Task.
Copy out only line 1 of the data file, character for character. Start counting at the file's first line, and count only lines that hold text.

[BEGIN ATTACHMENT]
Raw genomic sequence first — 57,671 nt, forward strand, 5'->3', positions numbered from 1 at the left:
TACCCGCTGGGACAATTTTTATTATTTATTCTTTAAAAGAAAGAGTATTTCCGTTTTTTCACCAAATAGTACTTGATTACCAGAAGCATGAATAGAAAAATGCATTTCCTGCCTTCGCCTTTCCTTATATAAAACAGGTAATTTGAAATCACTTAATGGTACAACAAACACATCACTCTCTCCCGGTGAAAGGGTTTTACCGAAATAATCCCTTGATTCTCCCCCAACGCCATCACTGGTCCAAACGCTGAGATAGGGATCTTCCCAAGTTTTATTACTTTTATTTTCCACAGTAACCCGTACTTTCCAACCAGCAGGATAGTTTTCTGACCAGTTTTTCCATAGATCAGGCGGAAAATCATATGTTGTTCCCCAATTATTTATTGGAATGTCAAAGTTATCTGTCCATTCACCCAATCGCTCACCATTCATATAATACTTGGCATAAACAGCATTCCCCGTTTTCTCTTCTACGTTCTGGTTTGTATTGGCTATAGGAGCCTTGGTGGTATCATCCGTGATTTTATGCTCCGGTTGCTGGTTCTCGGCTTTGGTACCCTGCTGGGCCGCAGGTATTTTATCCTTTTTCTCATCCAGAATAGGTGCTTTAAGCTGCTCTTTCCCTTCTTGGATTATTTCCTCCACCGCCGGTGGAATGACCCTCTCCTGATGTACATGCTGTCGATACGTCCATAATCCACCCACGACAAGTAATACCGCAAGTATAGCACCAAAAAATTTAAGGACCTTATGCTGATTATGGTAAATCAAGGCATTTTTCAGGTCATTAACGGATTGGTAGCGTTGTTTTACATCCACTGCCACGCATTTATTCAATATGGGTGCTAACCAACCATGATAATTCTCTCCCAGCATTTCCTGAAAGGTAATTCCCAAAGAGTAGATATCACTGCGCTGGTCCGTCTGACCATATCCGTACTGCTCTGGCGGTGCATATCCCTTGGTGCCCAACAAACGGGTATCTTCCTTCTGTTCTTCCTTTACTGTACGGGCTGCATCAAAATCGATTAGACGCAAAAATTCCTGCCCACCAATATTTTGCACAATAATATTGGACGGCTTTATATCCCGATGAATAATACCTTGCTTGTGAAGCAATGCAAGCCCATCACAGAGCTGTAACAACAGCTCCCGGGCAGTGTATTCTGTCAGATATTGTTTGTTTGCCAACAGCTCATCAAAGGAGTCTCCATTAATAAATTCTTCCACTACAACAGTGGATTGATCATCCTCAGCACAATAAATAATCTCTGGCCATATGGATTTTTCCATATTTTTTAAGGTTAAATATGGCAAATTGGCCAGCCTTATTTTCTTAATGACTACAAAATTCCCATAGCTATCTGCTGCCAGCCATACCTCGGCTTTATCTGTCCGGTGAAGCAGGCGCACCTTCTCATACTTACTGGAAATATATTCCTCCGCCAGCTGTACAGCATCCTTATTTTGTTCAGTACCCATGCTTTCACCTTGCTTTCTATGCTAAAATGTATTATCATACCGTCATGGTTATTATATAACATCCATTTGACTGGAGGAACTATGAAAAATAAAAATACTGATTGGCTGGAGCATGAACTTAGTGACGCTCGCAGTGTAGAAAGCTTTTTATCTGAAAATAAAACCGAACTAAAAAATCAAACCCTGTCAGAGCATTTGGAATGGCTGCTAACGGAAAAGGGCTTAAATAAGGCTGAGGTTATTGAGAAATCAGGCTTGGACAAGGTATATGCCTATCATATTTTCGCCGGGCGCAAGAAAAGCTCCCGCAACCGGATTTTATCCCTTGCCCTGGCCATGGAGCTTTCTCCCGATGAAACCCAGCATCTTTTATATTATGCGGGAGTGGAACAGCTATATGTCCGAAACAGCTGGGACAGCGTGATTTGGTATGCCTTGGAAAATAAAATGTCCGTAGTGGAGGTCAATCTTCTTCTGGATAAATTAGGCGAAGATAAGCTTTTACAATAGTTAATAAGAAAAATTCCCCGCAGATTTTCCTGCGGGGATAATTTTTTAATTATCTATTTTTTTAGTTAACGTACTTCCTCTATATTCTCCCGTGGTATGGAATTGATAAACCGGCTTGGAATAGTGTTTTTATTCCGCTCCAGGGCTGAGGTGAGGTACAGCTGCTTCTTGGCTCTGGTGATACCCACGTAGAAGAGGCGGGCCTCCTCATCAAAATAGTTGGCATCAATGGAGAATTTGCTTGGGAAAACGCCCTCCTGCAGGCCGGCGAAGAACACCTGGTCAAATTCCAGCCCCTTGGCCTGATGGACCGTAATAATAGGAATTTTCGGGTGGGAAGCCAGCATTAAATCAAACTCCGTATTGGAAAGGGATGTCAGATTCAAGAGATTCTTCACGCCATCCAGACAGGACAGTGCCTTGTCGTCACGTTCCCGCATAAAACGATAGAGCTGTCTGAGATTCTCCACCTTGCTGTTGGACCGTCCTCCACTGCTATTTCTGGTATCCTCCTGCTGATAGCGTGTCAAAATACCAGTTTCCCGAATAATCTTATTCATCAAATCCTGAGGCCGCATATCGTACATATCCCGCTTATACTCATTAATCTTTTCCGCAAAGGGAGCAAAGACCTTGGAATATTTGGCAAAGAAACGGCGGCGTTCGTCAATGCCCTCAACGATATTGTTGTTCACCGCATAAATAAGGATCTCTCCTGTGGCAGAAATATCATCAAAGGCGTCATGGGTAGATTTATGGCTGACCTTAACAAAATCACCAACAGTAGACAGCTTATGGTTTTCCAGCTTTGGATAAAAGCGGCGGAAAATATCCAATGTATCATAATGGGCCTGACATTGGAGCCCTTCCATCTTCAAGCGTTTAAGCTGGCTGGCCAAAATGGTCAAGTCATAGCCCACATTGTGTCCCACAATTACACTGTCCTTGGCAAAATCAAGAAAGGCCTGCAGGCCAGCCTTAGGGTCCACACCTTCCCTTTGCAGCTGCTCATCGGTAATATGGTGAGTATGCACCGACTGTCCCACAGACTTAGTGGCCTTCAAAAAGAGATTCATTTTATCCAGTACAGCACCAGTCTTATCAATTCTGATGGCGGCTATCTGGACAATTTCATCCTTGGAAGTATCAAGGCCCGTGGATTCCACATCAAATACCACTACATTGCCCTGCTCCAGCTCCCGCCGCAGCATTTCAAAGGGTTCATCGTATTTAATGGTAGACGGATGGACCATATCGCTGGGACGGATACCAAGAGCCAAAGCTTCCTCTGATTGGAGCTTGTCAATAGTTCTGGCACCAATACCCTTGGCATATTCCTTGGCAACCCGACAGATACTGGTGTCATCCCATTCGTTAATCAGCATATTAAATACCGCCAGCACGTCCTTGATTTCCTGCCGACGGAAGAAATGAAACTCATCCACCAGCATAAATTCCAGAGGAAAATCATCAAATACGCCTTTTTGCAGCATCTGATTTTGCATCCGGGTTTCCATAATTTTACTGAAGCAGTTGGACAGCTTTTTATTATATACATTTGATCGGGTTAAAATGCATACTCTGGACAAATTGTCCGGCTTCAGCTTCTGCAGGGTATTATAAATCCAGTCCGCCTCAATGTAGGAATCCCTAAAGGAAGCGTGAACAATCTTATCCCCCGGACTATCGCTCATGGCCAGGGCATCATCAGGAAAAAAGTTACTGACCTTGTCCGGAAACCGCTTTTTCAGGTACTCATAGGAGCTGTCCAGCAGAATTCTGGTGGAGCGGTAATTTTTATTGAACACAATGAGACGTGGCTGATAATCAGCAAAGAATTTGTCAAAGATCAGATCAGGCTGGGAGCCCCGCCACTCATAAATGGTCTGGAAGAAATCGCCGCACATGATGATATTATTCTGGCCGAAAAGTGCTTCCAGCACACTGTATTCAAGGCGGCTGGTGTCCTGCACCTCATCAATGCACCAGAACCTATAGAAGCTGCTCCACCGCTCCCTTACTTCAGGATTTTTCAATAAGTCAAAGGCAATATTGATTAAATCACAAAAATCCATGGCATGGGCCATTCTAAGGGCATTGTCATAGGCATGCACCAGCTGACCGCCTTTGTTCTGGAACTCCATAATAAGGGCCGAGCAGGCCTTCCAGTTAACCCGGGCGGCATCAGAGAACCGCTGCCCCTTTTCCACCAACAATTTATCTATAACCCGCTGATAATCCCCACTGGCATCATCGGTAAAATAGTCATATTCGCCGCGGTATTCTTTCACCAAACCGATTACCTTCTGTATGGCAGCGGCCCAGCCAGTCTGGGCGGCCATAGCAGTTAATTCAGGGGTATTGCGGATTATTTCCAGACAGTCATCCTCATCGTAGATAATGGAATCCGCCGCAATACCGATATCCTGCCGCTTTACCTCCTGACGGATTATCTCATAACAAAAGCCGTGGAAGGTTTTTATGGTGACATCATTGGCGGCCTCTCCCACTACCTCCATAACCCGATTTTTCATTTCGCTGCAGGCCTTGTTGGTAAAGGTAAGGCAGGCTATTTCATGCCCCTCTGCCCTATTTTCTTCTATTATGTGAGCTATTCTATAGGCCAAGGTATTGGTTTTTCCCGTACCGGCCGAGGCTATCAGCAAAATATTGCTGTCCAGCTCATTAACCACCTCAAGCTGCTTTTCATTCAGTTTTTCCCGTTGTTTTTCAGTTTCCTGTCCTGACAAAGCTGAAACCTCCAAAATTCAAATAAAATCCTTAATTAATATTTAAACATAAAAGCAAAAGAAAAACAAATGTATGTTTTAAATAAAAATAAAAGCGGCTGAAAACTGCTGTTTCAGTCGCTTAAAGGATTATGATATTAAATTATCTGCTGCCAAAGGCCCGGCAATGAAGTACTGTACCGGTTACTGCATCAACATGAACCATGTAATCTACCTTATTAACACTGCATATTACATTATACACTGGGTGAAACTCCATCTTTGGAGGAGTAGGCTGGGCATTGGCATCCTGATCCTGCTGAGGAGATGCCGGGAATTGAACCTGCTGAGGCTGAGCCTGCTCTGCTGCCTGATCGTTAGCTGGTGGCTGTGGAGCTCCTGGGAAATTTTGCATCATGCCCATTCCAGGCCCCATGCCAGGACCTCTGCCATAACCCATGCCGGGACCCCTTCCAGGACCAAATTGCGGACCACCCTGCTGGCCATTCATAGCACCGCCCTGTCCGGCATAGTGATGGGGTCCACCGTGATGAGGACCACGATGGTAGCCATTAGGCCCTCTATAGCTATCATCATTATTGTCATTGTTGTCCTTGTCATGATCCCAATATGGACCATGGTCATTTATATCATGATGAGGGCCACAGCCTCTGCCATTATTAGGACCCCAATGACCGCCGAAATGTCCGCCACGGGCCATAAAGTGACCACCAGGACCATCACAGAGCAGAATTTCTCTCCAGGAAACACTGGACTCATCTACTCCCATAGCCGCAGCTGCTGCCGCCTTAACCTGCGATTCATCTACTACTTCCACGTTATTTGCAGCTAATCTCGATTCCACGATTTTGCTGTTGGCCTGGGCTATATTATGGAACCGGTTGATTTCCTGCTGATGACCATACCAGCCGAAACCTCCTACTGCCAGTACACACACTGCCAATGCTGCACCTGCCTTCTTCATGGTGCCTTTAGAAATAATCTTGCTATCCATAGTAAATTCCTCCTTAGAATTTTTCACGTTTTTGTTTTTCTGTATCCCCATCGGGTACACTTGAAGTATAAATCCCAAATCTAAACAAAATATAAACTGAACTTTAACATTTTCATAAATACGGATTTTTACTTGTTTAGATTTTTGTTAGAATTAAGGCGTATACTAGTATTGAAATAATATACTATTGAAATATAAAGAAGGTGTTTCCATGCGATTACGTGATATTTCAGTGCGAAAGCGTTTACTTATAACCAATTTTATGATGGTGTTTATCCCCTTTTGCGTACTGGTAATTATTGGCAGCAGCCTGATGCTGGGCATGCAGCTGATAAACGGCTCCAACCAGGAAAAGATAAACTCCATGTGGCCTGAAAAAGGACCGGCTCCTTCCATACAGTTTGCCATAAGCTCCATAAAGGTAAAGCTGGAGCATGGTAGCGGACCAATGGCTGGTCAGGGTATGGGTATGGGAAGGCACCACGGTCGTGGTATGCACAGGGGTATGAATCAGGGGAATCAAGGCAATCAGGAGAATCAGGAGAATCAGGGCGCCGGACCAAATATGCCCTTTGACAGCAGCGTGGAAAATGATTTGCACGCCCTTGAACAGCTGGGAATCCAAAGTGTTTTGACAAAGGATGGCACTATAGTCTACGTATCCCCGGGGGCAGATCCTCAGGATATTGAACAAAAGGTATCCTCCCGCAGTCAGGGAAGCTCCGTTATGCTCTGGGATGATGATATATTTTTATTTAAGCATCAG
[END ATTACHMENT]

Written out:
Raw genomic sequence first — 57,671 nt, forward strand, 5'->3', positions numbered from 1 at the left: